Lahore/Quetta/Karachi/Peshawar (Staff Report/Agencies): The number of confirmed COVID-19 cases in Pakistan rose to 1,284,365 on Monday after 176 new cases surfaced in the country during the last 24 hours.
This is the lowest daily tally in more than 1.5 years as the country last recorded less than 200 cases, 191, on April 10, 2020.
Overall 475,285 cases were confirmed in Sindh, 443,014 in Punjab, 179,961 in Khyber Pakhtunkhwa, 33,479 in Balochistan, 107,661 in Islamabad, 10,411 in Gilgit-Baltistan (GB) and 34,554 in Azad Jammu and Kashmir (AJK).
As per the National Command and Operation Centre (NCOC) data, 29,530 tests were conducted in last 24 hours while positivity ratio remained 0.59%.
According to the government's COVID-19 portal, the death toll related to coronavirus has reached to 28,718 with 9 fatalities reported during the last 24 hours.
Over the last twenty four hours, total number of recovered COVID-19 patients across the country reached 1,241,909 after another 148 virus recoveries were reported.
Meanwhile, Federal Minister for Planning and Development Asad Umar, who also heads the NCOC, warned on Monday that the latest concerning variant of the coronavirus, Omicron, will inevitably come to Pakistan and the country had only a few weeks to contain its threat.
Addressing a press conference alongside Special Assistant to the Prime Minister (SAPM) on Health Dr Faisal Sultan, Umar urged the citizens to get vaccinated and complete their doses.
He said the initial information the government had received was that although Omicron was a "very dangerous" variant, vaccination will be effective against it.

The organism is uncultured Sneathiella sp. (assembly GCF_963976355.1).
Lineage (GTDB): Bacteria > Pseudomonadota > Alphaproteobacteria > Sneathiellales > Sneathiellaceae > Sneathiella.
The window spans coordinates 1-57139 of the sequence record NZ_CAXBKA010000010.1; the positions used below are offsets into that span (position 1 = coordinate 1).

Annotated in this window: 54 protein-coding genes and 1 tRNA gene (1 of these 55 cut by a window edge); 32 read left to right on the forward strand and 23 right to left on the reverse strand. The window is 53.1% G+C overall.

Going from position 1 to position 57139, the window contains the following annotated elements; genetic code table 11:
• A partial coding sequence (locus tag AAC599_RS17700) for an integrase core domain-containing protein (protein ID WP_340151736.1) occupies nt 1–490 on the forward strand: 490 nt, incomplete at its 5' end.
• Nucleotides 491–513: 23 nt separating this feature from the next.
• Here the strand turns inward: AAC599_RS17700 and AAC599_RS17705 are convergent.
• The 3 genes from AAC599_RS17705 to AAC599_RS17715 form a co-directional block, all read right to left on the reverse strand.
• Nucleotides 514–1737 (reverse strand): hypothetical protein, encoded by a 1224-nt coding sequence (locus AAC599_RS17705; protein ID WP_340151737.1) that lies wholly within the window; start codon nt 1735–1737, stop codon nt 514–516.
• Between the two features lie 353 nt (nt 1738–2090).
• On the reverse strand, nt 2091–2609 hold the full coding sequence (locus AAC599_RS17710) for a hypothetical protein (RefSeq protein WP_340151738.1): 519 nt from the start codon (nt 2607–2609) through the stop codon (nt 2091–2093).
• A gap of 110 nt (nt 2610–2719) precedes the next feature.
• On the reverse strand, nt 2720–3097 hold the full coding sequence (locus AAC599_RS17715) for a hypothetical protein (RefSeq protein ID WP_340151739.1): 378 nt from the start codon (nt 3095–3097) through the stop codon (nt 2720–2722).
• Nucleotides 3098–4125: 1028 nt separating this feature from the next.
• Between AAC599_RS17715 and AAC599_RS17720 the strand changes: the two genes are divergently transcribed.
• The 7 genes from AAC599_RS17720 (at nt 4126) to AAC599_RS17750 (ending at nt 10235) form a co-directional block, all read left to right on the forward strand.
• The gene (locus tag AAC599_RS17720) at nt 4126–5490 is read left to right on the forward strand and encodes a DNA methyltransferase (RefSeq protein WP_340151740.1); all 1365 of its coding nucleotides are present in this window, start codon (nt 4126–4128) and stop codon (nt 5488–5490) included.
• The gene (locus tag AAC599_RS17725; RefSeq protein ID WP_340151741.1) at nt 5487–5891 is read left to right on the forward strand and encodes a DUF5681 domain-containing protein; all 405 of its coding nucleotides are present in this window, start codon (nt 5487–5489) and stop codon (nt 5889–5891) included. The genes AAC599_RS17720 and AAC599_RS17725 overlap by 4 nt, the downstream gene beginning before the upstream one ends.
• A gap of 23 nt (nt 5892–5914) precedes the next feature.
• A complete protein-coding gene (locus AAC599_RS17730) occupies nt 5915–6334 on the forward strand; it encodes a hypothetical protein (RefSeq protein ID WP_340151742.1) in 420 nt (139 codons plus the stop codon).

The minister said that a big vaccination campaign was being started in the provinces in the next 2-3 days.
Asad Umar said aid additional measures were being taken such as increasing the number of daily tests, particularly in high-risk areas, which had previously been reduced as the positivity rate declined.
Additionally, consultation will be completed on administering booster shots to the population most at risk from the coronavirus, he said.
The minister also said that restrictions had been placed on travellers coming from abroad and further measures would be taken to delay the variant's entry into the country.
Speaking on the occasion, Dr Faisal Sultan explained why the new variant was being treated as a "variant of concern", saying it was "clear it is spreading faster compared to previous variants".
The danger this posed, he said, was of increased pressure on the healthcare system that could potentially lead to a shortage of beds and other medical services.
The SAPM maintained that as per initial scientific reports, the genetic makeup of the variant was mutated to possibly make the virus deadlier.
“As it’s impossible to stop the virus from entering Pakistan, it was imperative to get fully vaccinated at the earliest,” he said, adding that an increase in the vaccination rate would mitigate the effects of the Omicron variant.
It is pertinent to mention that the global coronavirus cases have reportedly surpassed 261.844 million and death toll tops 5,219,583.